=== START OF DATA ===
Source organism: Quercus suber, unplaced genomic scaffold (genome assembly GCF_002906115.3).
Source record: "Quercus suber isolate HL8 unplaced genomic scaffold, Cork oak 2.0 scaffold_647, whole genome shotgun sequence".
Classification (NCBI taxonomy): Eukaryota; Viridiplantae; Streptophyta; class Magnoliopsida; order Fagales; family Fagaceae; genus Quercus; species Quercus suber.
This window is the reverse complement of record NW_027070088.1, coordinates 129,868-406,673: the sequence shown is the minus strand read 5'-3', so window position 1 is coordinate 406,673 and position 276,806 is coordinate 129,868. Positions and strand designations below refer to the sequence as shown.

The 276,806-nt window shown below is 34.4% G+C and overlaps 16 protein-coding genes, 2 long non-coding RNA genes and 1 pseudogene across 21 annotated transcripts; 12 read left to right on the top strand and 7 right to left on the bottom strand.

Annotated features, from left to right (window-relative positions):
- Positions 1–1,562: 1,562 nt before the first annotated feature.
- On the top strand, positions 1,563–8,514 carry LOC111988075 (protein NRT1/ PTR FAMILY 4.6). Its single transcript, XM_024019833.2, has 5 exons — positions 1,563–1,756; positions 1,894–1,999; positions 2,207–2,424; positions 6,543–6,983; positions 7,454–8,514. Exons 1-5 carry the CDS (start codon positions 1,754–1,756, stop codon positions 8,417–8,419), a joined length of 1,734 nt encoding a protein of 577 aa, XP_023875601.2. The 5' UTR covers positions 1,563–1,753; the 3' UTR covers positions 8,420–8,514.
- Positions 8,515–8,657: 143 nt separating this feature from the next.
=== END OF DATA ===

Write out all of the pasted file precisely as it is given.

Source organism: Quercus suber, unplaced genomic scaffold (genome assembly GCF_002906115.3).
Source record: "Quercus suber isolate HL8 unplaced genomic scaffold, Cork oak 2.0 scaffold_647, whole genome shotgun sequence".
Classification (NCBI taxonomy): Eukaryota; Viridiplantae; Streptophyta; class Magnoliopsida; order Fagales; family Fagaceae; genus Quercus; species Quercus suber.
This window is the reverse complement of record NW_027070088.1, coordinates 129,868-406,673: the sequence shown is the minus strand read 5'-3', so window position 1 is coordinate 406,673 and position 276,806 is coordinate 129,868. Positions and strand designations below refer to the sequence as shown.

The 276,806-nt window shown below is 34.4% G+C and overlaps 16 protein-coding genes, 2 long non-coding RNA genes and 1 pseudogene across 21 annotated transcripts; 12 read left to right on the top strand and 7 right to left on the bottom strand.

Annotated features, from left to right (window-relative positions):
- Positions 1–1,562: 1,562 nt before the first annotated feature.
- On the top strand, positions 1,563–8,514 carry LOC111988075 (protein NRT1/ PTR FAMILY 4.6). Its single transcript, XM_024019833.2, has 5 exons — positions 1,563–1,756; positions 1,894–1,999; positions 2,207–2,424; positions 6,543–6,983; positions 7,454–8,514. Exons 1-5 carry the CDS (start codon positions 1,754–1,756, stop codon positions 8,417–8,419), a joined length of 1,734 nt encoding a protein of 577 aa, XP_023875601.2. The 5' UTR covers positions 1,563–1,753; the 3' UTR covers positions 8,420–8,514.
- Positions 8,515–8,657: 143 nt separating this feature from the next.